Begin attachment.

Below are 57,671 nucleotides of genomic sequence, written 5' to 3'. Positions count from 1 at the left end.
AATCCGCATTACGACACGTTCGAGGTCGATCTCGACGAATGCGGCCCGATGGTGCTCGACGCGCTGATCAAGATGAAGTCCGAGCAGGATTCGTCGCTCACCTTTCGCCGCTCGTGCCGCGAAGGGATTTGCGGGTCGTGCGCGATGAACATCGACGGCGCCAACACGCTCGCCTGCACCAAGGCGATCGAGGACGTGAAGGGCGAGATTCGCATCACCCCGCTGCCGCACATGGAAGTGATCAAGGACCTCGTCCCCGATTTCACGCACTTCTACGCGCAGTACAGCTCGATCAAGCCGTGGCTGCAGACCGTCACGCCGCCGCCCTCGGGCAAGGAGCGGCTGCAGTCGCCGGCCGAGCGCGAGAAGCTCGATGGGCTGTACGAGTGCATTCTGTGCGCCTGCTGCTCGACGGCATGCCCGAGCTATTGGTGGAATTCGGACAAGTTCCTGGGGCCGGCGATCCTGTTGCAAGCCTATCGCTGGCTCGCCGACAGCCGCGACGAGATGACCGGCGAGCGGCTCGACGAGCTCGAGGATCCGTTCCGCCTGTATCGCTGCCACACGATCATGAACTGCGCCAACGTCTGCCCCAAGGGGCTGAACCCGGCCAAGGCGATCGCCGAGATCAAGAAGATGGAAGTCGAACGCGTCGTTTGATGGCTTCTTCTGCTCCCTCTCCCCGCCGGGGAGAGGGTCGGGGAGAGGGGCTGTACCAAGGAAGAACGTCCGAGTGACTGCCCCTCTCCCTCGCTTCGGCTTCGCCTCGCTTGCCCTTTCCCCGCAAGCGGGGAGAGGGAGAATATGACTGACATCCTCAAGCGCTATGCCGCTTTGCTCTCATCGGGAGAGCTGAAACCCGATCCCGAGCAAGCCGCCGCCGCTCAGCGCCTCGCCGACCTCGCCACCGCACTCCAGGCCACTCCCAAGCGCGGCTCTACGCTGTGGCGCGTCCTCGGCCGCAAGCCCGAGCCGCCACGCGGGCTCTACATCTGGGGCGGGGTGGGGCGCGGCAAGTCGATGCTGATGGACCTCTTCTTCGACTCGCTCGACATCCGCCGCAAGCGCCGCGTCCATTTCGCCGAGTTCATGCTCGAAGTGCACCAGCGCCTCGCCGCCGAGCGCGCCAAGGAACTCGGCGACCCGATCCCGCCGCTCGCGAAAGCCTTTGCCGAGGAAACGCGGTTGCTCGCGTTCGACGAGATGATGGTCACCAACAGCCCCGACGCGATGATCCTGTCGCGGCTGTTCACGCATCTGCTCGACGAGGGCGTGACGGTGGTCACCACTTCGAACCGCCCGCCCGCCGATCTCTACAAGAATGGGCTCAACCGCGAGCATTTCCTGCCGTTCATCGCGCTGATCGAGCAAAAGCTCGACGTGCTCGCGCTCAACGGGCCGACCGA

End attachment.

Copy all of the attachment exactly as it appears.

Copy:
Below are 57,671 nucleotides of genomic sequence, written 5' to 3'. Positions count from 1 at the left end.
AATCCGCATTACGACACGTTCGAGGTCGATCTCGACGAATGCGGCCCGATGGTGCTCGACGCGCTGATCAAGATGAAGTCCGAGCAGGATTCGTCGCTCACCTTTCGCCGCTCGTGCCGCGAAGGGATTTGCGGGTCGTGCGCGATGAACATCGACGGCGCCAACACGCTCGCCTGCACCAAGGCGATCGAGGACGTGAAGGGCGAGATTCGCATCACCCCGCTGCCGCACATGGAAGTGATCAAGGACCTCGTCCCCGATTTCACGCACTTCTACGCGCAGTACAGCTCGATCAAGCCGTGGCTGCAGACCGTCACGCCGCCGCCCTCGGGCAAGGAGCGGCTGCAGTCGCCGGCCGAGCGCGAGAAGCTCGATGGGCTGTACGAGTGCATTCTGTGCGCCTGCTGCTCGACGGCATGCCCGAGCTATTGGTGGAATTCGGACAAGTTCCTGGGGCCGGCGATCCTGTTGCAAGCCTATCGCTGGCTCGCCGACAGCCGCGACGAGATGACCGGCGAGCGGCTCGACGAGCTCGAGGATCCGTTCCGCCTGTATCGCTGCCACACGATCATGAACTGCGCCAACGTCTGCCCCAAGGGGCTGAACCCGGCCAAGGCGATCGCCGAGATCAAGAAGATGGAAGTCGAACGCGTCGTTTGATGGCTTCTTCTGCTCCCTCTCCCCGCCGGGGAGAGGGTCGGGGAGAGGGGCTGTACCAAGGAAGAACGTCCGAGTGACTGCCCCTCTCCCTCGCTTCGGCTTCGCCTCGCTTGCCCTTTCCCCGCAAGCGGGGAGAGGGAGAATATGACTGACATCCTCAAGCGCTATGCCGCTTTGCTCTCATCGGGAGAGCTGAAACCCGATCCCGAGCAAGCCGCCGCCGCTCAGCGCCTCGCCGACCTCGCCACCGCACTCCAGGCCACTCCCAAGCGCGGCTCTACGCTGTGGCGCGTCCTCGGCCGCAAGCCCGAGCCGCCACGCGGGCTCTACATCTGGGGCGGGGTGGGGCGCGGCAAGTCGATGCTGATGGACCTCTTCTTCGACTCGCTCGACATCCGCCGCAAGCGCCGCGTCCATTTCGCCGAGTTCATGCTCGAAGTGCACCAGCGCCTCGCCGCCGAGCGCGCCAAGGAACTCGGCGACCCGATCCCGCCGCTCGCGAAAGCCTTTGCCGAGGAAACGCGGTTGCTCGCGTTCGACGAGATGATGGTCACCAACAGCCCCGACGCGATGATCCTGTCGCGGCTGTTCACGCATCTGCTCGACGAGGGCGTGACGGTGGTCACCACTTCGAACCGCCCGCCCGCCGATCTCTACAAGAATGGGCTCAACCGCGAGCATTTCCTGCCGTTCATCGCGCTGATCGAGCAAAAGCTCGACGTGCTCGCGCTCAACGGGCCGACCGA